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Imprisoned Russian Opposition Leader Alexei Navalny Said To Be Having Health Problems


Russian opposition leader Alexei Navalny's health is deteriorating in prison, and he's been on hunger strike for almost a week to demand medical attention. Navalny was imprisoned in January after returning from Germany, where he'd been recovering from a poisoning that he blames on Russian President Vladimir Putin. Today, some of Navalny's supporters, including several doctors, gathered outside the prison demanding to be given access to him. NPR's Lucian Kim joins us from Moscow.

Hi, Lucian.


SHAPIRO: So Alexei Navalny has only just begun his 2 1/2-year prison sentence, and already he says he's having health issues. Can you tell us what's wrong with him?

KIM: Well, yeah. I mean, he has a number of ailments. First of all, let's recall that back in August, he survived a poisoning with Novichok, a banned Soviet chemical weapon. That put him into a coma. The German government intervened to get him to a hospital in Germany. He recovered and spent months in physical therapy.

Then he was arrested when he came back to Russia. He says at that time, he started developing back pain from constant sitting. And according to his lawyers, he was denied medical attention, and he began to have pain and numbness in both of his legs. At the same time, he complained that prison wardens were waking him up every hour during the night, essentially subjecting him to sleep deprivation.

He announced this hunger strike last week to demand medical attention. And the latest we're hearing now is that he's developed a cough, has a temperature and that three of his fellow prisoners are being treated for tuberculosis.

SHAPIRO: Remind us why he's in prison in the first place and tell us about this place where he's being held.

KIM: So Navalny was jailed on an old conviction that a European court had ruled earlier was unfair. But that did not stop a Moscow court from sending him to prison for more than two years. Russian prisons in general don't have a great reputation. And especially the one where he's being held, it's in a small town about 60 miles east of Moscow.

The fact it's so close, though, means that doctors went out there earlier today. They demanded to be allowed to examine him and the prison authorities refused. Later, police made several arrests.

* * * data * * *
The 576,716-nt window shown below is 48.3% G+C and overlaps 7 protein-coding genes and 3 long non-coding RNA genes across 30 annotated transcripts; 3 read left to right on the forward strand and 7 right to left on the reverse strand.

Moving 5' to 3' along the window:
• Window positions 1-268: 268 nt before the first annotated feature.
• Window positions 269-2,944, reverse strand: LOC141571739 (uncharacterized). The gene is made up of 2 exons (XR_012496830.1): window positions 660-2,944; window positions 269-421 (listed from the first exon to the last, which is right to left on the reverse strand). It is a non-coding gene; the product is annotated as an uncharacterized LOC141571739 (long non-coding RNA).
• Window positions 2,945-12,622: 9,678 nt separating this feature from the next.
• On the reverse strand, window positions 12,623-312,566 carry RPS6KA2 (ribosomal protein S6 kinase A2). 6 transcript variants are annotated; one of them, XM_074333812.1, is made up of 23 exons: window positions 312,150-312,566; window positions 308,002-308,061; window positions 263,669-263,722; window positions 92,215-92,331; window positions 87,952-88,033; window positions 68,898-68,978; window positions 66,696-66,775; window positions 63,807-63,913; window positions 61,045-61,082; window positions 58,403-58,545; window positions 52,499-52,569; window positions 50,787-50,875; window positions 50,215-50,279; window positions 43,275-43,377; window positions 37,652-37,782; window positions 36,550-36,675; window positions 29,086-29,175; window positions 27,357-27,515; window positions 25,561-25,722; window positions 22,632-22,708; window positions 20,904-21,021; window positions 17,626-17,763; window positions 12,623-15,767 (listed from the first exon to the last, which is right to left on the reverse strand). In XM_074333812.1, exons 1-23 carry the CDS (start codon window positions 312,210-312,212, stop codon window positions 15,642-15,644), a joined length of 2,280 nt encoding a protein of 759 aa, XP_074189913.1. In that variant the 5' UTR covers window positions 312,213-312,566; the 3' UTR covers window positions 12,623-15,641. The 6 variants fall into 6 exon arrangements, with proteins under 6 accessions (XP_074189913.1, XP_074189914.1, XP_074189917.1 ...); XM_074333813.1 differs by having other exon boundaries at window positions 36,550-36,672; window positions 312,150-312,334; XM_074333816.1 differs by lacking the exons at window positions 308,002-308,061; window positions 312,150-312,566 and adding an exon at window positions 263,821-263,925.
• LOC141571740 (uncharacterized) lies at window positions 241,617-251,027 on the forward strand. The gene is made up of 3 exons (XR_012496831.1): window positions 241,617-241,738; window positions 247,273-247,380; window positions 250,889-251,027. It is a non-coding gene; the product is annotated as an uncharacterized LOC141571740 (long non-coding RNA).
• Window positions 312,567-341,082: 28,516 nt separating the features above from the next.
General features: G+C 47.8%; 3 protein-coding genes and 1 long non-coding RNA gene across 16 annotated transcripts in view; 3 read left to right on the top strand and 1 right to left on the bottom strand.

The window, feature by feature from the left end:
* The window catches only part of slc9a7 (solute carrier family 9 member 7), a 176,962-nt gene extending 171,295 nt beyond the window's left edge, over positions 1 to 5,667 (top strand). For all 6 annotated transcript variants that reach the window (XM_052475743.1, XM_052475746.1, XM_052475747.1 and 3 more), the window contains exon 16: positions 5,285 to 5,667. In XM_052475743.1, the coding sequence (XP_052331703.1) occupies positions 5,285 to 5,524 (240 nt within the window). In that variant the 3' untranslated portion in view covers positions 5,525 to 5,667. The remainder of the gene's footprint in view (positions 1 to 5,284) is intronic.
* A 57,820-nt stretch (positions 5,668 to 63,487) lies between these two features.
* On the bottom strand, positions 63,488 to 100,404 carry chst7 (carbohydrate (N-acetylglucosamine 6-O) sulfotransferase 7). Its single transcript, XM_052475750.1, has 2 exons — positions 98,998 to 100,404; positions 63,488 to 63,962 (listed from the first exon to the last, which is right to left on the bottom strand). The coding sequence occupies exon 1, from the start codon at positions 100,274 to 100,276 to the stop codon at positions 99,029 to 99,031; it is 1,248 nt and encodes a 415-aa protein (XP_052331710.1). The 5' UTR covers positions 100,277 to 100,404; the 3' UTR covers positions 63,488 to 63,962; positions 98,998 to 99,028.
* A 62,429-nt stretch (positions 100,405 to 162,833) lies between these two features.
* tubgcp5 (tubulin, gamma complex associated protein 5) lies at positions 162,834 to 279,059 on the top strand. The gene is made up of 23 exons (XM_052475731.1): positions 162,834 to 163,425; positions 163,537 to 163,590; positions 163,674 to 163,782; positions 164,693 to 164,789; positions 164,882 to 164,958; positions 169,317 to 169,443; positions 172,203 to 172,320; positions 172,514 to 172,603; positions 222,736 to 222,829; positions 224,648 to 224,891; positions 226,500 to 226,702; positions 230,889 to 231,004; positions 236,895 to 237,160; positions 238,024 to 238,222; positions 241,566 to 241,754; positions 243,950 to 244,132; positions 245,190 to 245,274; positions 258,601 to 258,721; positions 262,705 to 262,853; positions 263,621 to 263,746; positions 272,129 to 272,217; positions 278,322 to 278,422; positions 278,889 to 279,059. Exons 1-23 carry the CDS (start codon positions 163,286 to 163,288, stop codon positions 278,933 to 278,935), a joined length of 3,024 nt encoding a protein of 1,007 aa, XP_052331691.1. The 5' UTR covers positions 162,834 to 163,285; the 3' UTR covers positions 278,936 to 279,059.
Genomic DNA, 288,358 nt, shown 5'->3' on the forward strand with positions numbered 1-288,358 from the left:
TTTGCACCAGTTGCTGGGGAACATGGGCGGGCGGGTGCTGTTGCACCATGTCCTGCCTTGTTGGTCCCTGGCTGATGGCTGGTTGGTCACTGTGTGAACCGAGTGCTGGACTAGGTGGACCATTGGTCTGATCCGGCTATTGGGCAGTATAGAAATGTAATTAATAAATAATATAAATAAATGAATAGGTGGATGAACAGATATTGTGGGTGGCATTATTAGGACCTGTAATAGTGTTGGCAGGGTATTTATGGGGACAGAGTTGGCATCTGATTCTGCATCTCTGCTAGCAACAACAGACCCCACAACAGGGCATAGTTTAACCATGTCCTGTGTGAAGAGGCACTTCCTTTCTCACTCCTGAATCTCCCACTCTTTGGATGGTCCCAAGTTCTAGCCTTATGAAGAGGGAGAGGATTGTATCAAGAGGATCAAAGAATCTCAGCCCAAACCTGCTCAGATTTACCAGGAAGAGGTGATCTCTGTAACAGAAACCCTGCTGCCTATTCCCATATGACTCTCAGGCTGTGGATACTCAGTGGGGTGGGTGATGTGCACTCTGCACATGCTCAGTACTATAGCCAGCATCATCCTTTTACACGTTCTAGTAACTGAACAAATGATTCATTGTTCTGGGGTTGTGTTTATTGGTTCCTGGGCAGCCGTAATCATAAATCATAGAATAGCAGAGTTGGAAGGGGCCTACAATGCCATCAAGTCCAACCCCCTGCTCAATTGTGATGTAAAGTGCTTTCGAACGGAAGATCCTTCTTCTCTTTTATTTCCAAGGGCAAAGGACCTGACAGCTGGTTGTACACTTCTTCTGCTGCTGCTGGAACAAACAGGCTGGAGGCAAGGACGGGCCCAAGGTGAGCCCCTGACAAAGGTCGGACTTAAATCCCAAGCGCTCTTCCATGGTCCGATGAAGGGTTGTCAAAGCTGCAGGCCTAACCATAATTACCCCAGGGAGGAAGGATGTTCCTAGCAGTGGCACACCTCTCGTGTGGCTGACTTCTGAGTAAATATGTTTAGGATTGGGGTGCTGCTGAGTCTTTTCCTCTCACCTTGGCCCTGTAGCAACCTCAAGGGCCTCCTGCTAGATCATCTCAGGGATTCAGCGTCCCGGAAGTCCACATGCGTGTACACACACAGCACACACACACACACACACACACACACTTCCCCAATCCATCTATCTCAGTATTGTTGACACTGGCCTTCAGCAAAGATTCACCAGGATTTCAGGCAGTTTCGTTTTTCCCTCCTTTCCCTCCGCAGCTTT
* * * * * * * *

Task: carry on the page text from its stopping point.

SHAPIRO: What are Russian authorities saying about this situation?

KIM: Prison authorities insist that he's getting all the medical attention he needs at the moment. One member of a local prison watchdog group even accused Navalny of faking his pain. President Vladimir Putin's spokesman, of course, is constantly being asked about Navalny, and he keeps on answering that Navalny is just like any other prisoner and shouldn't expect any special treatment and that if he's really sick, he'll get all the necessary care.

SHAPIRO: We're talking about the political opposition leader who has already been poisoned. I mean, is this just an effort by Putin to silence one of his biggest critics?

KIM: Oh, absolutely. You know, the Kremlin would actually have been perfectly happy if Navalny had stayed in Germany after his recovery. And they warned him that he would face jail time for this old conviction if he dared to return. But Navalny understood that being a political exile would make him irrelevant in Russian politics, and he took their dare knowing full well what to expect.

Putin, of course, is still firmly in control of Russia. There was a crackdown on protests in January that scared a lot of people and has been very effective - and so has a steady media campaign against Navalny. A poll that's just been released shows that almost half of Russians think Navalny's jailing was justified. But if you break that down, it's actually quite interesting. There's a generational divide. Among respondents aged 18 to 24, 50% thought his treatment was unfair, while in the age group over 55 years old, only 19% think it's unfair.

As long as he's in jail and in poor health, Navalny is also an international problem for the Kremlin. And the eyes of the world are on Putin and his prison system right now.

SHAPIRO: That's NPR's Lucian Kim from Moscow.

Thank you very much.

KIM: Thanks, Ari.

(SOUNDBITE OF FELMB'S "MAKTENE") Transcript provided by NPR, Copyright NPR.

Lucian Kim is NPR's international correspondent based in Moscow. He has been reporting on Europe and the former Soviet Union for the past two decades.